The unrelenting volatility of the global and local market is expected to persist into the foreseeable future. This shaky scenario has been met with bearish sentiment – investment talk for the expectation of a downward price movement in the stock market.
Naturally, of these potential investors are a few millennials – young adults of 21 – 34 years of age. History shows that stocks give reasonable returns in the long run. However, it would seem millennials are far less keen on the stock markets than their predecessors.
While the older generation avidly participates in the stock market with a view to building up their personal wealth and securing their financial future. Millennials are far more opposed to risk, opting for cash investments as a safer alternative.
It’s not hard to see why most millennials are inclined to shy away from stocks. They have lived through two global stock market crashes – 1. The dot-com bubble of 2000 and 2. The global financial crisis of 2008.
Certainly, the distrust millennials have in the stock market’s propensity to provide returns from their investments is quite understandable.
On the other hand, this small percentage of millennials investing in stocks is also due to short-termism – a focus on short-term satisfaction to the detriment of long-term goals. As follows, a greater percentage of stock-invested older individuals is only to be expected, as they are preparing for retirement.
The Millennial Lifestyle
The millennial lifestyle is worlds apart from those of the older generations. Millennials stay single for longer and, in some cases, have children later, resulting in a higher disposable income. Millennials spend their disposable income to a greater extent on experiences, as opposed to accumulating assets.
Millennials eat out more frequently than generation X (35 – 49), Z (15 – 20) or the baby boomers (50 – 64). Millennials spend and save differently from these generations too. Baby boomers use their savings on houses and cars, while millennials save up for experiences.
This divergence away from materialism will absolutely see millennials investing in less conventional ways. Compared with older cohorts, millennials spend a lot more on products from companies demonstrating more sustainable traits.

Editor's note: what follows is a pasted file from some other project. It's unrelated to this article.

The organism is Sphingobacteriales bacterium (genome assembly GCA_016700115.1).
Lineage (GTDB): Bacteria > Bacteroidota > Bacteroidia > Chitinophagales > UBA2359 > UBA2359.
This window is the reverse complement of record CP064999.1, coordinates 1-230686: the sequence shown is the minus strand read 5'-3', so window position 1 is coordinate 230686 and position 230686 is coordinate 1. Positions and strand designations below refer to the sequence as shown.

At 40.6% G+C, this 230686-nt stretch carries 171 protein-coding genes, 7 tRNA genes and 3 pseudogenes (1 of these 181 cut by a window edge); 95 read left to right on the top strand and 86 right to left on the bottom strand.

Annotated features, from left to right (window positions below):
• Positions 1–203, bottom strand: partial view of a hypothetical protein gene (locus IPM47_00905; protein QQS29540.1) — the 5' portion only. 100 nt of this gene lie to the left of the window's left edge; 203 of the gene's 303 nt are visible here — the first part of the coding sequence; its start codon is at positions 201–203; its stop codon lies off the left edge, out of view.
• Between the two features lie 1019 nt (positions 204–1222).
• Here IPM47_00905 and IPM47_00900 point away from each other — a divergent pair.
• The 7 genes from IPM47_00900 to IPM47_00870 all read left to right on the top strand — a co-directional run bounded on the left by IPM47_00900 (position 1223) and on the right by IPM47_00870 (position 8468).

Millennial Investment Patterns
Millennials are known for impact investing – investing in companies that not only amass profits but also produce appreciable environmental and social benefits. Millennials are selective about buying products from socially responsible and ethical companies.
They prefer companies that have a positive impact on society and advance their employees, while still recognising the money making agenda of businesses.
While older generations have a less holistic view of businesses, believing them to exist solely for the purpose of generating a profit.
Millennials are less likely to follow traditional ways of investing, such as approaching a financial advisor. They favour personal exploration of their options and the use of online research and services, like robo-advisors that provide automated algorithm-based advice.
Preferred Investment Options
Millennials are most interested in safe, low-cost investment options. A tax-free savings account allows for the selection of a product to suit their risk appetite and save them money.
Millennials should take advantage of the fact that time is on their side. Investing in the stock market is definitely preferable to not doing so – regardless of age.
The passing of time allows for the compensation of short-term stock market losses via the returns earned during the beneficial years and the power of compounding interest over time.